Florida Coverage Area

Service Centers

Alpha Number City Phone Number
JFL 125 Jacksonville (904) 786-4052
DBF 220 Delray Beach (561) 499-4080
MIA 221 Miami (305) 592-1950
ORL 222 Orlando (407) 295-1331
TPA 223 Tampa (813) 626-5114
FPF 224 Riviera Beach (561) 842-1508
SRT 226 Bradenton (941) 753-5581
FTM 305 Fort Myers (239) 226-9670
OCA 312 Ocala (352) 732-8118
PEN 316 Pensacola (850) 478-1274
TAL 362 Tallahassee (850) 210-0092

With service centers located throughout Florida, ArcBest® can provide transportation and logistics services to or from any point in the state with ease. Call 800-610-5544 to learn more about our supply chain solutions.

Florida’s Economic Profile

  • Population — 20,271,272 as of 2015
  • Unemployment rate — 4.7 percent as of 2016
  • Projected economic growth — 2.9 percent, annually
  • Sales tax rate — 6 percent 
     

Global Access from the Sunshine State

While many who think of Florida imagine white sandy beaches, palm trees, citrus fruit and Disney World, business leaders likely think of the state’s booming economy. Made up of diverse sectors from agriculture and aerospace to tourism and real estate, Florida has a business environment that encourages growth and prosperity.

The state has become a global trading hub, and its location is the key to its success. Situated between the Gulf of Mexico and the Atlantic Ocean, the Sunshine State has a sophisticated infrastructure that supports commercial travel to any point within the United States or to international locations, making it an attractive destination for a business.

Business Climate

Life is good for businesses in Florida. With no state income tax and a corporate-friendly environment, the state’s business climate is encouraging for employers of all sizes.

Florida’s economy is among the best in the country, thanks in part to an overall favorable tax infrastructure — which includes no state or personal income taxes — a large workforce and a pro-business government. The state is also consistently ranked as one of the most corporate-friendly states in the country, which is why many businesses call the state home. Some of those programs include:

  • Workforce training programs to promote trade- and technology-based jobs
  • Local funding incentives to improve infrastructure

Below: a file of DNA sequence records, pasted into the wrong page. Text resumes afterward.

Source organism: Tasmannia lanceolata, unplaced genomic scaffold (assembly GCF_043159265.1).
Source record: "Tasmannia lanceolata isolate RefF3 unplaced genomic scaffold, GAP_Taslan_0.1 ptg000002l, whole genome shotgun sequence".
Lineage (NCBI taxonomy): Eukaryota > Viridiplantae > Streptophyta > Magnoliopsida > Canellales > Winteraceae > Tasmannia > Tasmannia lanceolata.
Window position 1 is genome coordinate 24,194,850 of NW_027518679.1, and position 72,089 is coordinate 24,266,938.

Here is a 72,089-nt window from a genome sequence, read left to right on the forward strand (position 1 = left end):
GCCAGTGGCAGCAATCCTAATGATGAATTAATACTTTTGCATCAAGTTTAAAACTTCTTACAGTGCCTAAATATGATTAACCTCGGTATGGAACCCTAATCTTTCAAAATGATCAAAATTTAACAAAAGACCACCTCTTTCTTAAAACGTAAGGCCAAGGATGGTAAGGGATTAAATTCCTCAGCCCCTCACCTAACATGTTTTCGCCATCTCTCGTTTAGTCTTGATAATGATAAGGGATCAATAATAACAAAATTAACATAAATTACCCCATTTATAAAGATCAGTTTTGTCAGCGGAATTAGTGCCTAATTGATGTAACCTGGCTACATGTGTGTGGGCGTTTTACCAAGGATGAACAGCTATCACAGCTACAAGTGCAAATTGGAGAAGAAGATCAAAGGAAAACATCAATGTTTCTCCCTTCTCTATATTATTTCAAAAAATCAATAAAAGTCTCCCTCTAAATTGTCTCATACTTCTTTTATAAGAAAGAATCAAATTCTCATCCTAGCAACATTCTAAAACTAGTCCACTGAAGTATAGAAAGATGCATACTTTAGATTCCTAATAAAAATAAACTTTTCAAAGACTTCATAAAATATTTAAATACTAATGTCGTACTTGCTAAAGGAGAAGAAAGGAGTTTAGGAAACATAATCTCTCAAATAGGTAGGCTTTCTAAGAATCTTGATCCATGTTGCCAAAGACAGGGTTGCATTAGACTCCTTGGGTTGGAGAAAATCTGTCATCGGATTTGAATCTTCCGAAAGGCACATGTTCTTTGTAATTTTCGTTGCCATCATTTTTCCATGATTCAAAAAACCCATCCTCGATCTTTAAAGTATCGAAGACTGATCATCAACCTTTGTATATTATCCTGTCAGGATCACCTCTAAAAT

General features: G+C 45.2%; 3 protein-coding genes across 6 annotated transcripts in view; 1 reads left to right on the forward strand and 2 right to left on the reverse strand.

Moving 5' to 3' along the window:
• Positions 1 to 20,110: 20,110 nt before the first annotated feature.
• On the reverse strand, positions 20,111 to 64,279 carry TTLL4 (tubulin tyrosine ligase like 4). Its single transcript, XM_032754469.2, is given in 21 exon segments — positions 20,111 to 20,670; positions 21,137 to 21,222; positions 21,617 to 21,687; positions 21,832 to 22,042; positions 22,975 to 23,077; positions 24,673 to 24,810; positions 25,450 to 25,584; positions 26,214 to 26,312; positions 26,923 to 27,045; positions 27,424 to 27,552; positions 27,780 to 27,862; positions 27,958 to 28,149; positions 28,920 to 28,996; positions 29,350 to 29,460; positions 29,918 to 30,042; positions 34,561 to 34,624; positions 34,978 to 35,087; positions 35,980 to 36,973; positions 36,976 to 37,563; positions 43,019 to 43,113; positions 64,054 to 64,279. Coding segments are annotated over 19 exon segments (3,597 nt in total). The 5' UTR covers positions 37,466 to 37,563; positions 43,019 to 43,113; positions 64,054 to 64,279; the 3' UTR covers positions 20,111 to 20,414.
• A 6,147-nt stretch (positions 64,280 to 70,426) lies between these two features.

• Programs that promote growth in rural communities
     

Economic Factors

Florida’s economy is the fourth largest in the United States and it relies on a number of areas. The state is considered the top travel destination in the world, and tourism is a major player in the state’s economy, but other sectors also contribute.

Tourism and Travel

With 663 miles of beaches and tourist attractions in locations such as Walt Disney World, the NASA Kennedy Space Center and Everglades National Park, more than 87 million people visit Florida annually. As of 2015, tourism and the service industry accounted for more than 1 million jobs in the state, and the industry contributes nearly $50 billion in revenue.

Aerospace and Aviation

More than 2,000 aerospace and aviation companies are located in Florida, employing more than 87,000 workers. Since the state is a popular tourist location and a hub for commerce, its commercial airports see a significant amount of traffic, accounting for 10 percent of the nation’s overall passengers. The total annual economic impact of aviation-related activities in the state is estimated at $144 billion.

Agriculture

Florida produces 70 percent of country’s citrus products and 40 percent of the world’s orange juice. Oranges, grapefruits and other citrus products lead the state’s agriculture products, followed by greenhouse and nursery products, tomatoes, dairy products and sugarcane. The industry employs nearly 2 million people and contributes nearly $104 billion to the economy annually.

International Trade

International trade accounts for about a sixth of the state’s economy and contributes about 1 million jobs and nearly $80 billion annually. 40 percent of U.S. exports to Latin America and South America pass through one of Florida’s seaports. Florida seaports provide nearly 680,000 jobs in the state and produce an estimated $96 billion in value through cargo and cruise activities and account for nearly 13 percent of the state’s Gross Domestic Product while contributing $2.4 billion in state and local taxes.

Life Sciences

Florida has solidified itself as a location to promote job growth in the life sciences industry as the state is home to some of the nation’s most highly regarded biomedical and biotechnical research institutions. The industry provides nearly 80,000 jobs.

Financial Entities

Financial entities also represent a large sector of the state’s economic makeup, with financial, insurance and professional services firms representing 11 percent of its employment with nearly 130,000 firms providing almost 900,000 jobs.

Florida’s Transportation Infrastructure

Florida’s massive transportation system provides a number of methods to allow goods to be moved. Its roadway system contains 1,473 miles of highway and 9,934 miles of non-interstate highways. In addition to federal, state and local roadways, Florida has more than 500 miles of toll roads that extend through parts of the state.

Airports and Seaports

With revenue generated through 131 public airports, including seven with international service, and 15 public seaports, Florida is also positioned as a leader in international trade.